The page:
I Screwed Up

Thanks go to President Obama for timing his first major Presidential misstep to coincide with my delivery of a “Being a Trusted Advisor” workshop.

In class, we had been talking about human nature and the gravitational pull to avoid admitting culpability and generally looking bad when—voila—there appeared the perfect teaching point on the front page of the New York Times.

Whatever your politics, there are two key lessons to be derived from the “I screwed up” message that President Obama delivered on the heels of Tom Daschle’s withdrawal from consideration as the next secretary of Health and Human Services:

1.  Take full responsibility. He pointed his own finger at himself. He didn’t say “I regret the unfortunate circumstances and misinformation that led to the selection of Mr. Daschle.” He didn’t hitch his wagon to Daschle’s admission of his own mistake. No, Obama said, “I screwed up.”

2.  Keep it simple. He used plain talk. Three simple words. I told workshop participants to use no more than ten words when there’s a hard truth to be told. Obama came in seven under.

Telling the truth when the truth makes you look good (as in, “Mr. Client, I have 20 years of experience solving the kinds of problems you are facing right now”) increases your credibility by demonstrating your expertise.

Telling the truth when the truth makes you look bad (as in, “I screwed up”) is a trust trifecta: your honesty boosts your credibility, your humanity creates intimacy, and your willingness to subordinate your own ego lowers your self-orientation. 

It’s another part of the trust paradox: doing what makes you look bad (telling the truth) makes you look good.  As long as you really mean it.


4 replies
  1. Kelly
    Kelly says:



    What I liked best about it was that he fulfilled two campaign and transition promises: he promised to screw up, and he promised to admit to it.


    By getting it out of the way quickly, I for one breathed a sigh of relief. In the back of my mind lurked, "Oh, sure, you say that now…" but he’s proved it. He’s willing to fail out loud and take the rap. Now, he can go forward and succeed out loud, and folks will give him the kudos wholeheartedly.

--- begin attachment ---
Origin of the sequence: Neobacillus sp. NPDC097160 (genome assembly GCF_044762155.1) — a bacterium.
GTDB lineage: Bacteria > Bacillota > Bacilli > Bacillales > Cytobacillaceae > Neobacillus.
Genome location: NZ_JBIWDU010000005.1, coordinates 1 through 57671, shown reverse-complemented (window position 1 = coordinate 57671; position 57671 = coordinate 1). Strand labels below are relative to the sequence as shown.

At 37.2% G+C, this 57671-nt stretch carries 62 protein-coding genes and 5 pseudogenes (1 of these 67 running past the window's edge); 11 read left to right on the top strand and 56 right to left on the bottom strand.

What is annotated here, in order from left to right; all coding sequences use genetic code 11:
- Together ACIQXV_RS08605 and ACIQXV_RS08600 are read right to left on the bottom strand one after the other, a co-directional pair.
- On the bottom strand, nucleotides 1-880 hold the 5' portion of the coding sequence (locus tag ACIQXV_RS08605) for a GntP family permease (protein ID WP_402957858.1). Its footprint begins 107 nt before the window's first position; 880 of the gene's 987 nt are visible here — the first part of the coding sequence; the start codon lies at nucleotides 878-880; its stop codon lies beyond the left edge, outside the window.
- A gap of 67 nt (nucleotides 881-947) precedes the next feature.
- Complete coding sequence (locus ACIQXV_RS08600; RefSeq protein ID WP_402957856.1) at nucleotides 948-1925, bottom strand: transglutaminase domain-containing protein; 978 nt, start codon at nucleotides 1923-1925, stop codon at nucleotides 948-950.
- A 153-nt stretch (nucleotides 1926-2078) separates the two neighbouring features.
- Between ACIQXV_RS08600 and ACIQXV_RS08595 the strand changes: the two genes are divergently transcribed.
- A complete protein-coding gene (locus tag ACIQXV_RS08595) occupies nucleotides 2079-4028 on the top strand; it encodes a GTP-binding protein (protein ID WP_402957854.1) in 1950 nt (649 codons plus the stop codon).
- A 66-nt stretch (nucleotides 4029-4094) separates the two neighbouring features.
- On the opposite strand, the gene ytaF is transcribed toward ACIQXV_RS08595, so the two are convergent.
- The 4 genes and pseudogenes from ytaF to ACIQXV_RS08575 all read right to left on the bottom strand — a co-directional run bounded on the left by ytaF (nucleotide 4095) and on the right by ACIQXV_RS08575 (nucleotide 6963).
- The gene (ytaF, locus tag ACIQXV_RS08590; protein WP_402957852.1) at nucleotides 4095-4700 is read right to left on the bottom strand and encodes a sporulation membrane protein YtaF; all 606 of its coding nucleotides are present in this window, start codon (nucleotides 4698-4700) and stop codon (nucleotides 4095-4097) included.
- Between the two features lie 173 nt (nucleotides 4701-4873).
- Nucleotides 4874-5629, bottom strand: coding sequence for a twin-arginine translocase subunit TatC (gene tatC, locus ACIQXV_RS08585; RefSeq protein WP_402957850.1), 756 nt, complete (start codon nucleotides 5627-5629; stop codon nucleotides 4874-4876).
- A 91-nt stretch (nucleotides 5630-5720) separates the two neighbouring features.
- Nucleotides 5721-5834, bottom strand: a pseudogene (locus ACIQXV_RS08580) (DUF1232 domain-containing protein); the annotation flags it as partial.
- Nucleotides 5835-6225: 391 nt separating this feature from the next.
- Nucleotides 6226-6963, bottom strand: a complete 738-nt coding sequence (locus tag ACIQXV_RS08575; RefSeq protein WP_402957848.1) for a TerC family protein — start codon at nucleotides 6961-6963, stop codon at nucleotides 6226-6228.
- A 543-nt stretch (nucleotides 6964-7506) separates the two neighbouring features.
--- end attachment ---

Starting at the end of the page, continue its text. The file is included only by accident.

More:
2. Stewart HIrsch
    Stewart HIrsch says:


    You’re right on target, of course!  And there are copycats already.  The President of Brandeis University is reported in the Boston Globe today as saying:  "To quote President Obama, ‘I screwed up’" 

    I’d like to add to your thoughts – I think that saying "I screwed up" is jsust part of the equation.  The paradox only works if an apology is sincere and not a technique.  To me that means taking responsibility and fixing it, or at least working sincerely to fix it where possible.  We should challenge all those who follow President Obama’s example of acknowledging mistakes to do the follow through as well.


  3. peter vajda
    peter vajda says:

    On another level, the inner plane, telling the truth is what keeps one fresh and alive, light and lively. "The truth will set you free" is no trite statement. "Fessing up" is what allows one to shed the heavy, protective and defensive armour of the lie, or (self-) deception.

    It takes a lot of energy to keep a lie, or deception of self or other inside. It’s like a cancer that eats way at our heart and soul. It’s tiring and debilitating – mentally, emotionally, phsysically and spiritually.  

    The "I’d rather be right than happy" mantra, in the sense of not admitting one’s missteps, makes one stiff, brittle, and encased in a state of constant vigilence and defensiveness – most always accompanied with a low-grade-fevel-type of agitation of being "found out" or about  telling the truth.

    What I admire about an Obama and others like him is that they’re comfortable in their own skin, easily self-effacing – that they see life on a macro level and know that they’ll makes messes along the way as a function of living life itself.

  4. barbara garabedian
    barbara garabedian says:

    Andrea: A number of years  ago, I was involved in a consulting engagement for a well known, privately-owned company. There was a SNAFU that occurred that was going to end up costing the company a lot of time and, of course, money.

     The chairman, president and owner was a highly respected SME & entrepreneur. Aside from being brilliant, he had the reputation of being demanding, decisive and precise – qualities that helped to create the high quality goods he manufactured but to the chagrin of many, he tended not to suffer fools easily. Needless to say, the idea of having to face him and tell him I screwed-up wasn’t something I relished. I saw my entire consulting career pass before my eyes. 

    I explained the situation to him & the steps I had taken to stabilize the situation, analyzed "why it happened" & then made the appropriate correction to prevent from happening again. To start and end that explanation, I emphasized,  " I’m sorry, I screwed up".

    As I waited for what seemed like an eternity, he finally responded, "everybody makes mistakes, I don’t judge people that way". "I judge them on the way they handle them". "Thank you, now that the situation is under control, let’s keep this going and try to stay out of the sheep dip". 

    That was a lesson (and pearls of wisdom) that I never forgot and have used that illustration with all the staff that have worked for me over the years…


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